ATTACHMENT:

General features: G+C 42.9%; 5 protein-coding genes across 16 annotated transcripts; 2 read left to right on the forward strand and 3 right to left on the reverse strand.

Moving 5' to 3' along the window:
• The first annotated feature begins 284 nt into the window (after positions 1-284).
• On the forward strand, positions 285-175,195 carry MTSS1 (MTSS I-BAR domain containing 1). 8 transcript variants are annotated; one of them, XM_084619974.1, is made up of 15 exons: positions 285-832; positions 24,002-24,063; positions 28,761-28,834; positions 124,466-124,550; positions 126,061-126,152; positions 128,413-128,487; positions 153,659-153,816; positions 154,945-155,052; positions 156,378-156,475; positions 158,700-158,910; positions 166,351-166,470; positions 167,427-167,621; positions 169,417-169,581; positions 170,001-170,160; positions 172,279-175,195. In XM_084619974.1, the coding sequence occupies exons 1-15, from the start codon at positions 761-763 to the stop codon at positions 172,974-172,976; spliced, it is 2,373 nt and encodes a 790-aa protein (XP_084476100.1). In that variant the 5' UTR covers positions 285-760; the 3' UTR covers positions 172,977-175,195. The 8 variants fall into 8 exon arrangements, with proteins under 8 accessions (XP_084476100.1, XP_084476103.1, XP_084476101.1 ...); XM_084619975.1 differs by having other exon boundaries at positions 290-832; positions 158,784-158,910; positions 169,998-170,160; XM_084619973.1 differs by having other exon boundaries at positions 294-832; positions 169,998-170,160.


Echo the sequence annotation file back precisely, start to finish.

General features: G+C 42.9%; 5 protein-coding genes across 16 annotated transcripts; 2 read left to right on the forward strand and 3 right to left on the reverse strand.

Moving 5' to 3' along the window:
• The first annotated feature begins 284 nt into the window (after positions 1-284).
• On the forward strand, positions 285-175,195 carry MTSS1 (MTSS I-BAR domain containing 1). 8 transcript variants are annotated; one of them, XM_084619974.1, is made up of 15 exons: positions 285-832; positions 24,002-24,063; positions 28,761-28,834; positions 124,466-124,550; positions 126,061-126,152; positions 128,413-128,487; positions 153,659-153,816; positions 154,945-155,052; positions 156,378-156,475; positions 158,700-158,910; positions 166,351-166,470; positions 167,427-167,621; positions 169,417-169,581; positions 170,001-170,160; positions 172,279-175,195. In XM_084619974.1, the coding sequence occupies exons 1-15, from the start codon at positions 761-763 to the stop codon at positions 172,974-172,976; spliced, it is 2,373 nt and encodes a 790-aa protein (XP_084476100.1). In that variant the 5' UTR covers positions 285-760; the 3' UTR covers positions 172,977-175,195. The 8 variants fall into 8 exon arrangements, with proteins under 8 accessions (XP_084476100.1, XP_084476103.1, XP_084476101.1 ...); XM_084619975.1 differs by having other exon boundaries at positions 290-832; positions 158,784-158,910; positions 169,998-170,160; XM_084619973.1 differs by having other exon boundaries at positions 294-832; positions 169,998-170,160.